By: Pastor Jarren Rogers
Sometimes I think we have a pretty small-minded view of God.
The Old Testament writers didn’t have this issue. They had no problem telling stories of him holding the sun in place or leveling entire cities. Splitting the sea seemed to be child’s play for Yahweh, never mind providing food and water in the wilderness.
The New Testament is the same way. God is raising the dead and healing the sick. Christ was no stranger to miracles and mystery.
Scripture talks of God and his works with awe and wonder, but never surprise. The writers seemed to know God was full of power and capable of doing big and impossible things.
But what about us? When we talk about God, do we still speak as if he is an active and dynamic force in the world today? Do we believe he has the power to heal and to destroy? Do we think he is still capable of ushering in newness?
Or are the awe-inspiring acts of God best constrained to Scripture? This is the real world. Things don’t happen like that nowadays…
And why not!?
What event occurred that made us stop praying for seas to be split in half? When was God’s power sapped? When was he crippled? Does he no longer have the ability to bring newness? Is he restrained to the rules of the world just as we are?
Those are a lot of questions. But they are questions that demand to be answered.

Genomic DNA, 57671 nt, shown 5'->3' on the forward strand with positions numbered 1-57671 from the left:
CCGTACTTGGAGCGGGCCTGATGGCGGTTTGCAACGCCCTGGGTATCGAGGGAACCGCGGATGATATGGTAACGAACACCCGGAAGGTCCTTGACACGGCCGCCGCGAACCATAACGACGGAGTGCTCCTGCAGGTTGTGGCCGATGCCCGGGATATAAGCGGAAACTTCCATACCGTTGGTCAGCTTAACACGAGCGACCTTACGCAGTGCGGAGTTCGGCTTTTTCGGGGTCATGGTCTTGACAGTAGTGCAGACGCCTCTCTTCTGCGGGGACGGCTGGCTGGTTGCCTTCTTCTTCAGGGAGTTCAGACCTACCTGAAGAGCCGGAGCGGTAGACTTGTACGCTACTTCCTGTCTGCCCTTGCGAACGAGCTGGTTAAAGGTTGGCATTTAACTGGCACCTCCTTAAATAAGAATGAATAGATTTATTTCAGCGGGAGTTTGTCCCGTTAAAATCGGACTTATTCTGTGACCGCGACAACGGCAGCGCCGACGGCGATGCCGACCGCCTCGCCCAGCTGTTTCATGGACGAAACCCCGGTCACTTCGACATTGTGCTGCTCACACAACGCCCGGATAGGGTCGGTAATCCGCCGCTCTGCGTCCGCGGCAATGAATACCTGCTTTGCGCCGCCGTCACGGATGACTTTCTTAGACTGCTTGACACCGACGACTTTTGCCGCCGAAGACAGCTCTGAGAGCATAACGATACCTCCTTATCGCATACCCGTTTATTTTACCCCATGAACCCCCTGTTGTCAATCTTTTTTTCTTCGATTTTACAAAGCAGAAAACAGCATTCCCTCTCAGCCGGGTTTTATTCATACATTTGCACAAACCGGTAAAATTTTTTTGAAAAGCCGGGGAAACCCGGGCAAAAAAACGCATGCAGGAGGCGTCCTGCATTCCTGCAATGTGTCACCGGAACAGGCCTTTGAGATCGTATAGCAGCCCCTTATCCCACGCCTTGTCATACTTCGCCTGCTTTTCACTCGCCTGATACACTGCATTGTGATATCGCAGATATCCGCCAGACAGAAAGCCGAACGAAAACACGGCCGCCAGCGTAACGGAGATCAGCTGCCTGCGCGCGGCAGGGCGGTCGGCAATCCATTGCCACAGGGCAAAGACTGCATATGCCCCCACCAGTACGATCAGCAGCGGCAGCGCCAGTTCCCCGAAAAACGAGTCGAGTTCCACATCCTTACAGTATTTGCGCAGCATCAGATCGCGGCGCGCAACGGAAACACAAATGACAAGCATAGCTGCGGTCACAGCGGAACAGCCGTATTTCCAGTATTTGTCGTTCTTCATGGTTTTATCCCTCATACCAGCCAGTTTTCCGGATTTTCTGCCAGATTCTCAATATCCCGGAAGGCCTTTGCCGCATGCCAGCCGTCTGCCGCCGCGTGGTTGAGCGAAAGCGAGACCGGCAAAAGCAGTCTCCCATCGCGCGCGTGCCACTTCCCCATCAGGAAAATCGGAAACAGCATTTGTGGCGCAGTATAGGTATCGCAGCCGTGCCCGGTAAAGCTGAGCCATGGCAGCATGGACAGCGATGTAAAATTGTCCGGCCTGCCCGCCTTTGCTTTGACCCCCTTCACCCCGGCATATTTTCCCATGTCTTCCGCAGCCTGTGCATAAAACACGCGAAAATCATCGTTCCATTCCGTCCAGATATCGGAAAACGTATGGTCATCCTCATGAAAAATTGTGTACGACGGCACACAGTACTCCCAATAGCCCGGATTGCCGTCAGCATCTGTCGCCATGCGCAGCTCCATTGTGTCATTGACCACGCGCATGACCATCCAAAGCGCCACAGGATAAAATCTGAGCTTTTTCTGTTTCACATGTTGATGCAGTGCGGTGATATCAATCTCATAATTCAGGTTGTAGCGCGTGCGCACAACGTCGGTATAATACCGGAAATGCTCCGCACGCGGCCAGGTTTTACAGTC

Too often, Christians are tempted to pray small-minded prayers and perceive short-sighted visions. We think (but would never say) that some people are just too far gone to be radically and wonderfully transformed by God! We believe that some situations are just too hopeless ever to change.
It’s as if we pray small prayers because we don’t want to be disappointed. We’ve stopped believing that seas will be split because we can already feel the spray tickle our face.
What do you have to lose? Do you think that God is offended by big faith? Do you think big visions intimidate him? Do you think he is afraid of impossible prayers?
We lose when we keep God’s work contained to what we can believe and comprehend. The Israelites got in trouble because they thought there was no way to find water in the desert. But they didn’t account for water spewing from a rock.
We lose when we keep ourselves from praying big prayers because we think God is too small.
God is still God. He is active and operating in our world today–transforming, resurrecting, healing, and empowering. He is splitting seas and producing manna. He’s ushering newness into individuals, families, and churches.
The question you have to ask yourself is this:
Do you believe it?
Then pray like it. Act like it.